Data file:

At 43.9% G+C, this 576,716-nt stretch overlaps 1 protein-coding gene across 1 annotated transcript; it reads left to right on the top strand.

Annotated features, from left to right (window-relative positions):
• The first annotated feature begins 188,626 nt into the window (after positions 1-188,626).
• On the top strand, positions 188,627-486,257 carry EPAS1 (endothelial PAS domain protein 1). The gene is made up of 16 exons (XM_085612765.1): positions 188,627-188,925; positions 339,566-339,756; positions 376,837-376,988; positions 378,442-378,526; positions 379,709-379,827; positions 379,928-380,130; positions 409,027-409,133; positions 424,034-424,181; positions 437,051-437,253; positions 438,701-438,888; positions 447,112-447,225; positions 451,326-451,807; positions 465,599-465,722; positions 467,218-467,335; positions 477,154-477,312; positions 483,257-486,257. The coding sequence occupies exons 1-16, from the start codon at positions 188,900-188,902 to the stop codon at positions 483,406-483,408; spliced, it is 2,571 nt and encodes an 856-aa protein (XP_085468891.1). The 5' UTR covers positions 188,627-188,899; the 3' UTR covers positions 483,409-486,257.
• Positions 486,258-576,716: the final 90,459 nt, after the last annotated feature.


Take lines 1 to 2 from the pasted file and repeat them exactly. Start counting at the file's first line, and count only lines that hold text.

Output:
At 43.9% G+C, this 576,716-nt stretch overlaps 1 protein-coding gene across 1 annotated transcript; it reads left to right on the top strand.

Annotated features, from left to right (window-relative positions):